Bokeh (originally  /ˈboʊkɛ /ˈboʊkeɪ / boh-kay, and also sometimes heard as  /ˈboʊkə/ boh-kə, Japanese: [boke]) is the blur, or the aesthetic quality of the blur, in out-of-focus areas of an image.

I’ve been in love with those lovely bursts of lights for a long time—even way before I knew that they were called “bokeh”. The term itself comes from the Japanese word boke (暈け or ボケ), which means “blur” or “haze”, or boke-aji (ボケ味), the “blur quality”. The Japanese term boke is also used in the sense of a mental haze or senility. The term bokashi (暈かし) is related, meaning intentional blurring or gradation. The reason why I love “bokeh”? Maybe because it gives the impression of things; seen through a pair of teary eyes. There’s this certain sadness, certain beauty, certain silence… like not fully knowing someone you love. Like being drawn by a secret. Like the curiosity of wanting to see things clearer. But you just can’t. You can’t come closer. Because you’re afraid that reality might turn ugly on you. Because you’ve learned that some things are more beautiful to be seen from a distance. Or maybe you’re just afraid of getting hurt, again.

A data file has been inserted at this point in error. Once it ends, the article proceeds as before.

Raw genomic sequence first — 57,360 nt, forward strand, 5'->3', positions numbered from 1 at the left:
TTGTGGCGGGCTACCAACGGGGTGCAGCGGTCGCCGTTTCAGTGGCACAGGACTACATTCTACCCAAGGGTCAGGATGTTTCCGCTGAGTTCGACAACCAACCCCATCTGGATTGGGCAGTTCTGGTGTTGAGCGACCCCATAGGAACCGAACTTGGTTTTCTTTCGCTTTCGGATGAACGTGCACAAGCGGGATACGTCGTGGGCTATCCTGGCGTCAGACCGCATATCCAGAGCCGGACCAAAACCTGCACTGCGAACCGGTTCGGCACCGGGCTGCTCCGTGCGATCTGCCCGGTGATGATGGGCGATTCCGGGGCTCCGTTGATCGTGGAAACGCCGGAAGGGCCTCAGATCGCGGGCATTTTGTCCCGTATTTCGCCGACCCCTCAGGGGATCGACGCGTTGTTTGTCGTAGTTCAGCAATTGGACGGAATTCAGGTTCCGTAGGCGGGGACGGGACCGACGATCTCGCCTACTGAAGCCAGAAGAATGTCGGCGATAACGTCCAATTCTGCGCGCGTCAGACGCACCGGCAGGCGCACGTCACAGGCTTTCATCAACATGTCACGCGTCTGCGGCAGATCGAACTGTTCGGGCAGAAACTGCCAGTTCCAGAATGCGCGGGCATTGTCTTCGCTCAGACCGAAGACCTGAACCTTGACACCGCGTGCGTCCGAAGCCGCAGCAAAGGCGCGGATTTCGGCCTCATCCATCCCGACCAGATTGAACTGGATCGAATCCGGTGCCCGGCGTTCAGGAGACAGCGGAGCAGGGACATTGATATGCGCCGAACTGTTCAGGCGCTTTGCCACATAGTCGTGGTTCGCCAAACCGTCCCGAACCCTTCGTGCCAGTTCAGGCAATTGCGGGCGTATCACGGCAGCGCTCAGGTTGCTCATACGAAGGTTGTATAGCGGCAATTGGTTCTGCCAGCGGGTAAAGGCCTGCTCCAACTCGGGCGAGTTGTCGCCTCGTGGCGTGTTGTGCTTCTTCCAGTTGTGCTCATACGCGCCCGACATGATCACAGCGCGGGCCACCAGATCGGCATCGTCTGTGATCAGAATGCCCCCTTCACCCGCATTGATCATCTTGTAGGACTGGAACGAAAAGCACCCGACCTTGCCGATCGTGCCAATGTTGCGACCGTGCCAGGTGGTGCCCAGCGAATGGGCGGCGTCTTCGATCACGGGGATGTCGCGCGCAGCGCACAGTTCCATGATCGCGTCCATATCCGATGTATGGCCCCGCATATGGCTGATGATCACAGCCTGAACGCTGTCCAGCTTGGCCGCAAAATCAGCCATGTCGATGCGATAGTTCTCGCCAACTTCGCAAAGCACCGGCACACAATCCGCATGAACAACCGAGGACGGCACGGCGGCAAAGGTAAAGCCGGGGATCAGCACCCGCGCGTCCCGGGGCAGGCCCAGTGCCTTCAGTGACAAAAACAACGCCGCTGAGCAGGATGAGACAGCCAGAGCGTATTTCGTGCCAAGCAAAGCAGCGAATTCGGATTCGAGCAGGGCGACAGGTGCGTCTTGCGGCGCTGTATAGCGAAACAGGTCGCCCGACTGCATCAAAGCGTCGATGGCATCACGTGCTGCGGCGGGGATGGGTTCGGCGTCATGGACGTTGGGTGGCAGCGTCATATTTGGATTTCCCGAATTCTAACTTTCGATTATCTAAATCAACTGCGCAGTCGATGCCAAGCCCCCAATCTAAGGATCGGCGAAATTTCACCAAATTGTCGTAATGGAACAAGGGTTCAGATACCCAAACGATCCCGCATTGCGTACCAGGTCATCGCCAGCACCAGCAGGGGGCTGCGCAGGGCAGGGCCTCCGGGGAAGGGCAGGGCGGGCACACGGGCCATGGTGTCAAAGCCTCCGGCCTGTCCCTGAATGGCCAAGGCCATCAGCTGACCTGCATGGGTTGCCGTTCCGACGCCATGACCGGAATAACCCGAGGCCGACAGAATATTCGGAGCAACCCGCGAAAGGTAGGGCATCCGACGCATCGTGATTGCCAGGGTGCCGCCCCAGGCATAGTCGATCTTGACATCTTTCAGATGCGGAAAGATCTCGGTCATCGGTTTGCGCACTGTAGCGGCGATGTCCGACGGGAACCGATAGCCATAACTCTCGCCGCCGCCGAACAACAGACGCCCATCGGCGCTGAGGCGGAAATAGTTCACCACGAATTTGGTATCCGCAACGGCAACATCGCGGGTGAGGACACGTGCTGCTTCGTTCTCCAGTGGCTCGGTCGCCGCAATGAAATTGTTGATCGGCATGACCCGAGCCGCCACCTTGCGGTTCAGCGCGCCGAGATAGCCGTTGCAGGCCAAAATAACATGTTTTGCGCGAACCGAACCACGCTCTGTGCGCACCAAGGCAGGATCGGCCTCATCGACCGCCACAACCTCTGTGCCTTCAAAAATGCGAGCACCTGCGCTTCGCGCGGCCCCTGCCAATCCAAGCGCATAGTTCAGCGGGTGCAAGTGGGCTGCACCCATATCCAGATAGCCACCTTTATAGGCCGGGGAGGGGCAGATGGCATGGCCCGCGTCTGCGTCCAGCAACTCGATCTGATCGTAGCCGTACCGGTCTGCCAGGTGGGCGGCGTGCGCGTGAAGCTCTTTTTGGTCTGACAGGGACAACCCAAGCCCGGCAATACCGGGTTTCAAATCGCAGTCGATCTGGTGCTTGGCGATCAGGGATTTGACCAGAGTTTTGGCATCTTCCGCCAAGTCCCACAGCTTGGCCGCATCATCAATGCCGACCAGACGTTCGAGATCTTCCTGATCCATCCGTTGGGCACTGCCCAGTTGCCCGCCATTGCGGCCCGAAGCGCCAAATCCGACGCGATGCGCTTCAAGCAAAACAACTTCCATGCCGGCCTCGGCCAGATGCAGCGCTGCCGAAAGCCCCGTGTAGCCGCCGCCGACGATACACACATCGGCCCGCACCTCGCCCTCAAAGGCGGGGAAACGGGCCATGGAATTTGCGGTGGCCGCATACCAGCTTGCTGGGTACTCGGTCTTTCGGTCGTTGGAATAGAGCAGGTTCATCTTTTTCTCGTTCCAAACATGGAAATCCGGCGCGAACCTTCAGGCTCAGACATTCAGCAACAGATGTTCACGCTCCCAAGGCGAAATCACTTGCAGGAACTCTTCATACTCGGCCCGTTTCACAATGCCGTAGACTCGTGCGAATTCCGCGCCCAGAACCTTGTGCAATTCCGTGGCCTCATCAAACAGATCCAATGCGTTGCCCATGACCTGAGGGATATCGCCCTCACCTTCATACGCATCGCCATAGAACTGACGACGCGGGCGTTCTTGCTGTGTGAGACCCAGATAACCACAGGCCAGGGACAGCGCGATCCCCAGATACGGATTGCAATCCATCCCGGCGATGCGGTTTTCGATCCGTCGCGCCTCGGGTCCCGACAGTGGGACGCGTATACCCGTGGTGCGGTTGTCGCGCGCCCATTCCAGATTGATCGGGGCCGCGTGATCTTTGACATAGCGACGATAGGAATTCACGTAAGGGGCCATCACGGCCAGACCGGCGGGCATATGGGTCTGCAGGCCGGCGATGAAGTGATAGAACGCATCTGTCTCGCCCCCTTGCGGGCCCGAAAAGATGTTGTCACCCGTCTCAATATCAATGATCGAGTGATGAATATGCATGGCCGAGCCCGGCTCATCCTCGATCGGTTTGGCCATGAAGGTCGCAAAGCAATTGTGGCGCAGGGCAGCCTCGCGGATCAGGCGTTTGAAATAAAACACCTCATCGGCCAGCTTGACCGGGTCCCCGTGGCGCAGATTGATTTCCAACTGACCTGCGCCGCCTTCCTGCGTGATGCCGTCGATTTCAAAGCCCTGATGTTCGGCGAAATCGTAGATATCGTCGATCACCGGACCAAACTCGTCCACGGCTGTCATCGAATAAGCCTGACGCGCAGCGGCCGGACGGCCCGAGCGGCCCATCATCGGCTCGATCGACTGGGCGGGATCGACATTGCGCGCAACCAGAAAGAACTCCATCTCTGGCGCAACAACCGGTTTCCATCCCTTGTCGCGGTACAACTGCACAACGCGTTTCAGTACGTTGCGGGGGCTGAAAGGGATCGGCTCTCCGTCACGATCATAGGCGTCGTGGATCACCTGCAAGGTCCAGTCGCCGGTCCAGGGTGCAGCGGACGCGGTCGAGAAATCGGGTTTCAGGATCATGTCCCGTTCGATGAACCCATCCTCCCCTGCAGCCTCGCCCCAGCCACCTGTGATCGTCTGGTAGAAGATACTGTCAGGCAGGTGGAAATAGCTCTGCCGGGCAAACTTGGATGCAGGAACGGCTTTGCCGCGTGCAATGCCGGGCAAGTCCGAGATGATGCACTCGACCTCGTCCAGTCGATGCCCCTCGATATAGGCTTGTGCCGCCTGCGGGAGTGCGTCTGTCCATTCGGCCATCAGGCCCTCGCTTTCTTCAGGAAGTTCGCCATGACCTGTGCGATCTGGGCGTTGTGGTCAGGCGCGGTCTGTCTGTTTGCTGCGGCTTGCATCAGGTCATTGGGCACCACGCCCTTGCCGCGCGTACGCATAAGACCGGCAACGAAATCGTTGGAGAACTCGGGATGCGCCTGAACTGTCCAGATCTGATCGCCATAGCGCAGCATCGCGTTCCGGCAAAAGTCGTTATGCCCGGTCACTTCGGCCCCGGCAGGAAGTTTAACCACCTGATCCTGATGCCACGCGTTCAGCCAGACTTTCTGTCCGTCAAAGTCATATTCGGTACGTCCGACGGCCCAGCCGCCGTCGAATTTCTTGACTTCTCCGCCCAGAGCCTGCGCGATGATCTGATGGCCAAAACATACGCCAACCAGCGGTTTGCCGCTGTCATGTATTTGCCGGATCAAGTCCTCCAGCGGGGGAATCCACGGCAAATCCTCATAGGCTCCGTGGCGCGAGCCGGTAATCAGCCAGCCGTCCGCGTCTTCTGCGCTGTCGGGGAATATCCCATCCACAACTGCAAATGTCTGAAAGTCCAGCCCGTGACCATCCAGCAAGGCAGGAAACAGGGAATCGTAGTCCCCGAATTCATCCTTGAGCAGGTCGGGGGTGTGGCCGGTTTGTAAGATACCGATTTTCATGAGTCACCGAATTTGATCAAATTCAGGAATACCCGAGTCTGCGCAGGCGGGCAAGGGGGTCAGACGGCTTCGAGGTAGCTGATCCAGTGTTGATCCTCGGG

A short trip to Taipei gave me a wonderful opportunity to capture that certain feeling: like… the feeling of missing someone?


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